BY Bill Madden


Originally Published:Tuesday, October 12th 2010

A new book about Yankee icon Mickey  Mantle paints a poignant portrait of a man haunted by sexual abuse and alcoholism – and who played in excruciating pain  throughout his storied career.

Beginning Wednesday, the Daily News will  excerpt Jane Leavy’s new book, “The Last Boy – Mickey Mantle and the end of America’s Childhood.” The bio, published by Harp-erCollins, hits bookstores Tuesday.

Unlike her 2002 best seller about Sandy Koufax, which celebrated the Dodger lefty’s greatness, “The Last Boy” digs beneath Mantle’s baseball prowess to reveal the insecurities that defined him.

Drawing on more than 500 interviews with  Mantle’s family, friends, teammates and their spouses, the book dissects and  dispels many of the myths of his career and is the definitive biography of the Yankees great – warts and all.

Leavy focuses on 20 significant days in Mantle’s life, beginning with his career- threatening injury in 1951 in Yankee Stadium, when he got hurt avoiding a collision with an aging Joe DiMaggio, and ending with his death in 1995

She crafts a compelling account of who Mantle was and what made him tick.

Among the highlights:

  • Mantle’s teenage half sister and an older boy sexually molested Mantle when he was a child – incidents that made a huge impact on his life, especially on his relationship with women, said his wife, Merlyn, and close friends.
  • His long descent into alcoholism and his controversial liver transplant. During surgery, doctors discovered cancer had spread from the liver to the pancreas, rendering the transplant useless and leaving them with a decision: continue or let him bleed to death on the operating table. Mantle died two months later; he’d been sober a year and a half.
  • Mantle’s womanizing, drinking and often lewd public behavior – he insulted children and the elderly alike – were legendary, and Leavy delved into all of it in painfully lurid detail. Once, for instance, he signed an autograph for a young boy this way: “You’re lucky. Your mom has nice t-ts, Mickey Mantle.”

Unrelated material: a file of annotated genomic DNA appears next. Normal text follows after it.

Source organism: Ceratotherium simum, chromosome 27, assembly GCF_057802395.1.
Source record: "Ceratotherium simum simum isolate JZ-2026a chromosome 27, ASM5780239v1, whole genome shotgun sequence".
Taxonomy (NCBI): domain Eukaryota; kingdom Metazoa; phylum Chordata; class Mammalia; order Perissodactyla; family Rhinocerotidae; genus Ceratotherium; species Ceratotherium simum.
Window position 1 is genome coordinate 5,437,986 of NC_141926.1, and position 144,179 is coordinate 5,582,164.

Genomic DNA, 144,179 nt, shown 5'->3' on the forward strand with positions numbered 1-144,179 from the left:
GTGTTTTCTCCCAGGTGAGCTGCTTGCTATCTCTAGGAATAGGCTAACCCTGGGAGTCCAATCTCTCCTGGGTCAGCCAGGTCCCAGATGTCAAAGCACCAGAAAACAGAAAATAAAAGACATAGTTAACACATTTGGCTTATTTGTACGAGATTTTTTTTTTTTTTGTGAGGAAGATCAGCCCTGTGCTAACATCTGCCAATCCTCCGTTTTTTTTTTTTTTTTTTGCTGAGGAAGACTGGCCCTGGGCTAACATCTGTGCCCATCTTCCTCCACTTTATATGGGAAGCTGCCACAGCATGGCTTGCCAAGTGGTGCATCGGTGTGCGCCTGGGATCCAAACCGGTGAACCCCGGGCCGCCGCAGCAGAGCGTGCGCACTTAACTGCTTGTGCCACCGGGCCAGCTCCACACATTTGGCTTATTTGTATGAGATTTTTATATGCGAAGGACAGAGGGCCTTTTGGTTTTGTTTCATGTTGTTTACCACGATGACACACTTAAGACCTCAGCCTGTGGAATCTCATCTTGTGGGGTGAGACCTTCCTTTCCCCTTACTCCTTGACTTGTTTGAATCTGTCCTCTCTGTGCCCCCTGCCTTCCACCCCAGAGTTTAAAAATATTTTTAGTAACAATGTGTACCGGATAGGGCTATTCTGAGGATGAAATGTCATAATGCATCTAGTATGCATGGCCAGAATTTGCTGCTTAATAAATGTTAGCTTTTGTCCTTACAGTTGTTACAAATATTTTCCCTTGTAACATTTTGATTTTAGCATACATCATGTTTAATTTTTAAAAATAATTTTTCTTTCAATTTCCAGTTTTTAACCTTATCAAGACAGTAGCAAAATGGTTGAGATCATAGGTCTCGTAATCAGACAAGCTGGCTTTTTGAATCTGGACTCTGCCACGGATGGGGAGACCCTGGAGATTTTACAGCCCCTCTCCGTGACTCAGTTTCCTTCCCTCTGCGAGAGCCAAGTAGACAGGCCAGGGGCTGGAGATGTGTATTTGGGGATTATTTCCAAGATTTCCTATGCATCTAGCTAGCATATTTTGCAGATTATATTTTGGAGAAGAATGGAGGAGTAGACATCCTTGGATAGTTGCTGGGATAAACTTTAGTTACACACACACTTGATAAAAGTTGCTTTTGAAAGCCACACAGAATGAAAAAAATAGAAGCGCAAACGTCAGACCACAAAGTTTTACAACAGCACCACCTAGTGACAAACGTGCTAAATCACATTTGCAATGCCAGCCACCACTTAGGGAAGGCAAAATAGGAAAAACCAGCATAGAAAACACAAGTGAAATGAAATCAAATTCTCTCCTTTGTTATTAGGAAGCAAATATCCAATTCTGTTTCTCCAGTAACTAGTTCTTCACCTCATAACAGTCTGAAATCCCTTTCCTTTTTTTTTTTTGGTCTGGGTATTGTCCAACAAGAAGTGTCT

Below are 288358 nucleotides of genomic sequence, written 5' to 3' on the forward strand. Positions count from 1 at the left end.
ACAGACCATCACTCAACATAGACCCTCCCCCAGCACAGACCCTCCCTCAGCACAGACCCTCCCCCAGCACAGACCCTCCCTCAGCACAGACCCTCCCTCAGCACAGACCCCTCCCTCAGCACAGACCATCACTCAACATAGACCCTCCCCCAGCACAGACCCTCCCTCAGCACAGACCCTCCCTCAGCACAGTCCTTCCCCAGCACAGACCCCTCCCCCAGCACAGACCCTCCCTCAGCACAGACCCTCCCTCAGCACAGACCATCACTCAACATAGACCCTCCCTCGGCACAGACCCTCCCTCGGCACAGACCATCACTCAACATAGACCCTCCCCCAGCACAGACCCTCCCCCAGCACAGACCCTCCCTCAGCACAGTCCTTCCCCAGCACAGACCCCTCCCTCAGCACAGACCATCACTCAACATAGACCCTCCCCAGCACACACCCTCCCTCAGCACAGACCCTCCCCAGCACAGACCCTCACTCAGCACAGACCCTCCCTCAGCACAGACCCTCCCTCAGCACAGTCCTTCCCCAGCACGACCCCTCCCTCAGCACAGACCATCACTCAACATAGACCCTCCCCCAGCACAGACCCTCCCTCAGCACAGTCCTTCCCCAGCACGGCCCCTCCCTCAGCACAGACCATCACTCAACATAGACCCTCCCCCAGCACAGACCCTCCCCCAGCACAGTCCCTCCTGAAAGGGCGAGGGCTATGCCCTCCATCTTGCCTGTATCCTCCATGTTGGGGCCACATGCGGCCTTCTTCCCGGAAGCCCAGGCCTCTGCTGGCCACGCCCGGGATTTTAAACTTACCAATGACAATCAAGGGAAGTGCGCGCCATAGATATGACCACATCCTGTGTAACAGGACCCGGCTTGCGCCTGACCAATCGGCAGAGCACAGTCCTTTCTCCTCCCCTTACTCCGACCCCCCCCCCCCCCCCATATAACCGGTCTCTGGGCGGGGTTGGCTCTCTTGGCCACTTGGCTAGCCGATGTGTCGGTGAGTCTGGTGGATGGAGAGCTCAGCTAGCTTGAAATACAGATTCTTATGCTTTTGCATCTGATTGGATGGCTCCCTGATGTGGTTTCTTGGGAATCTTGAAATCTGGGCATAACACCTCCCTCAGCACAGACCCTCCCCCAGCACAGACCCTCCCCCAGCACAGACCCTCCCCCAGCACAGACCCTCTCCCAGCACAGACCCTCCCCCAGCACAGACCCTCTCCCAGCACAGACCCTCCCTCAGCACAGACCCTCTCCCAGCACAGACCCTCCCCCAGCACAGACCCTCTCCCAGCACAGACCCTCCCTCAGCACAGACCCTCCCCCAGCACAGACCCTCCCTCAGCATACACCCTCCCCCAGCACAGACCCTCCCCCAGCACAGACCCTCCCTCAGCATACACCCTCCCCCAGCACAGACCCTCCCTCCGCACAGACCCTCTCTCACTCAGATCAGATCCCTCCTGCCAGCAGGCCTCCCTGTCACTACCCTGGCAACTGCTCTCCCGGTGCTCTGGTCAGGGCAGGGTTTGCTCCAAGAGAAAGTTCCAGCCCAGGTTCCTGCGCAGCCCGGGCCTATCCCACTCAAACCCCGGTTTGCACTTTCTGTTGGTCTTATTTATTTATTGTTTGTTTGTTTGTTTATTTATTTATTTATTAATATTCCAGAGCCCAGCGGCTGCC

• Leavy disputes details of Mantle’s reported 565-foot “tape measure” home run off Chuck Stobbs of the Washington Senators on April 17, 1953. The ball sailed out of Griffith Stadium and supposedly landed in the backyard of a brick rowhouse a block away.Yankees’ public relations director Arthur (Red) Patterson exclaimed in the press box, “That one’s got to be measured” and set out to find the ball. Newspaper accounts say Patterson returned to the press box, accompanied by a young boy named Donald Dunaway, who attested to retrieving the ball from the backyard of the rowhouse.Dunaway, the only witness to the home run’s final resting place, was never heard from again. Until Leavy found him – and he blew a few holes in the story.
  • Leavy makes a compelling case that no player in the history of baseball likely played with more sustained pain than Mantle. She looked closely at Mantle’s injuries, which were attributed to drinking and his cavalier attitude about off-season conditioning, and reveals his knee injuries were misdiagnosed in 1951 and 1953.One medical expert, noting how Mantle was able to play at an MVP level despite having an unrepaired ruptured ligament in his knee, told Leavy Mantle was “a ‘neuromuscular genius,’ one of the select few who are so well-wired they are able to compensate for severe injuries … and still perform at the highest levels … It’s a phenomenon comprised of motivation, high pain threshold, strength, reflexes and luck.”
  • A “vitamin” injection – likely prompted by an attempt to treat gonorrhea, also known as the clap – by the infamous amphetamine dispenser Dr. Max Jacobson, derailed Mantle’s 1961 chase for Babe Ruth‘s home run record and left him with a massive infection.Jacobson’s medical license was revoked in 1975 after he was found guilty of manufacturing and combining “adulterated drugs” made of “filthy, putrid and/or decomposed substances.”